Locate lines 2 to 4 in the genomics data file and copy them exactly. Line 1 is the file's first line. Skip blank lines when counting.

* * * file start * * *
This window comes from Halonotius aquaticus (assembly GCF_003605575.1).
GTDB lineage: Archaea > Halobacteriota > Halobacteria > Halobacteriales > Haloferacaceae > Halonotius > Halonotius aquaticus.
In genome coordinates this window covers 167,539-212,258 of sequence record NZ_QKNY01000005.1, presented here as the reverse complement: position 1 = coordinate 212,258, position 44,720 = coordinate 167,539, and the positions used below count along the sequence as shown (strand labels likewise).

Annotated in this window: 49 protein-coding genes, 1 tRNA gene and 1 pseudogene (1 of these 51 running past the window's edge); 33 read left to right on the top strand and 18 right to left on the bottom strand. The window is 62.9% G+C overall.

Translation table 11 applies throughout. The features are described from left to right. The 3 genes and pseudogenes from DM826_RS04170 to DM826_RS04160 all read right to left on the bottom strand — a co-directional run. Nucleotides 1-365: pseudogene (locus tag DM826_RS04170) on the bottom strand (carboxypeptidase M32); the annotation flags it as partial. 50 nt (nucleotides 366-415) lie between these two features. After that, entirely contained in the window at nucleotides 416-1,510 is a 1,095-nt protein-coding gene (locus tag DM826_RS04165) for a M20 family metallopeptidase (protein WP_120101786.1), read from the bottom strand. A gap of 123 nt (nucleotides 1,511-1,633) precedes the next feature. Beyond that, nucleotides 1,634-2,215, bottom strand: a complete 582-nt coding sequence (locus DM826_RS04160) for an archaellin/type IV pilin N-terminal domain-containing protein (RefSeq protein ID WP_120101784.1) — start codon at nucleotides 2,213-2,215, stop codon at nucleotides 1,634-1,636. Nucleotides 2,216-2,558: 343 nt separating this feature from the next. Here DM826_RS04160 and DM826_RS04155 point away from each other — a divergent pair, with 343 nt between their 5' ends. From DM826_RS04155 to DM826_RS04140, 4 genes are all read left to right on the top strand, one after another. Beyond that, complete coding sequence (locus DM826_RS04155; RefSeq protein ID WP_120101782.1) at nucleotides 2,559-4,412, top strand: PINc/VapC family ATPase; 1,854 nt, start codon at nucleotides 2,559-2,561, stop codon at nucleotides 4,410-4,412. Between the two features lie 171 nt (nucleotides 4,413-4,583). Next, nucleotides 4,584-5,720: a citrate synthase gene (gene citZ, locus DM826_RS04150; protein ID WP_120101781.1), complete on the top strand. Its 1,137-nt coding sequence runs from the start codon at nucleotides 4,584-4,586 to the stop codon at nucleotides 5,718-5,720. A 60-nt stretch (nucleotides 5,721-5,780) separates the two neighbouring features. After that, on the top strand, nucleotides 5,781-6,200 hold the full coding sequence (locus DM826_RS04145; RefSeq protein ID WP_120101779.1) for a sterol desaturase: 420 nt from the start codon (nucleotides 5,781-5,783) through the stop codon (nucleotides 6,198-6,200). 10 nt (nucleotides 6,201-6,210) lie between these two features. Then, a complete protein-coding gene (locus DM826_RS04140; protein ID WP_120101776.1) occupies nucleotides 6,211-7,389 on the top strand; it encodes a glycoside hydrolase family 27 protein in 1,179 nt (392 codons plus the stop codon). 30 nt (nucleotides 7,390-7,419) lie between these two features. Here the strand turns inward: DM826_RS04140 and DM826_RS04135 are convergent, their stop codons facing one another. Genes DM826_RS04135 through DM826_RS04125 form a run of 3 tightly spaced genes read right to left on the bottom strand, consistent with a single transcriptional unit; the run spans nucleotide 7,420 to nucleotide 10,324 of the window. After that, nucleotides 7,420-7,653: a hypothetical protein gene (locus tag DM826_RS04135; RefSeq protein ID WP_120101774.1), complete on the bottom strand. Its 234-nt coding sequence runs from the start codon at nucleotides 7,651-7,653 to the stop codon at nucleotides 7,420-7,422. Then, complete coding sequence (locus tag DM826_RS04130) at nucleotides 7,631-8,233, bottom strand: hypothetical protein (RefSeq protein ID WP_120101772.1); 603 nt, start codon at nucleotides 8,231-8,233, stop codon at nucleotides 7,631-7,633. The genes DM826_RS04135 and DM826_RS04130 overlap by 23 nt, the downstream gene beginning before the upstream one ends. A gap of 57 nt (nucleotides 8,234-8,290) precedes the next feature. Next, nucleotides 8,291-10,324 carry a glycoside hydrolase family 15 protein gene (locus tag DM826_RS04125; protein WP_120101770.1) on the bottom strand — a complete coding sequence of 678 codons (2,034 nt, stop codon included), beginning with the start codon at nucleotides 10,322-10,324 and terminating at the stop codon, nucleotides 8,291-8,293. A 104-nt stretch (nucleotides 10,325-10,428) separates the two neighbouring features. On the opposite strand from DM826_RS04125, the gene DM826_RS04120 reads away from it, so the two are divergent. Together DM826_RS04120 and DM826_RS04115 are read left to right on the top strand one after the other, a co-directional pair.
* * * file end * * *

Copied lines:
GTDB lineage: Archaea > Halobacteriota > Halobacteria > Halobacteriales > Haloferacaceae > Halonotius > Halonotius aquaticus.
In genome coordinates this window covers 167,539-212,258 of sequence record NZ_QKNY01000005.1, presented here as the reverse complement: position 1 = coordinate 212,258, position 44,720 = coordinate 167,539, and the positions used below count along the sequence as shown (strand labels likewise).

Annotated in this window: 49 protein-coding genes, 1 tRNA gene and 1 pseudogene (1 of these 51 running past the window's edge); 33 read left to right on the top strand and 18 right to left on the bottom strand. The window is 62.9% G+C overall.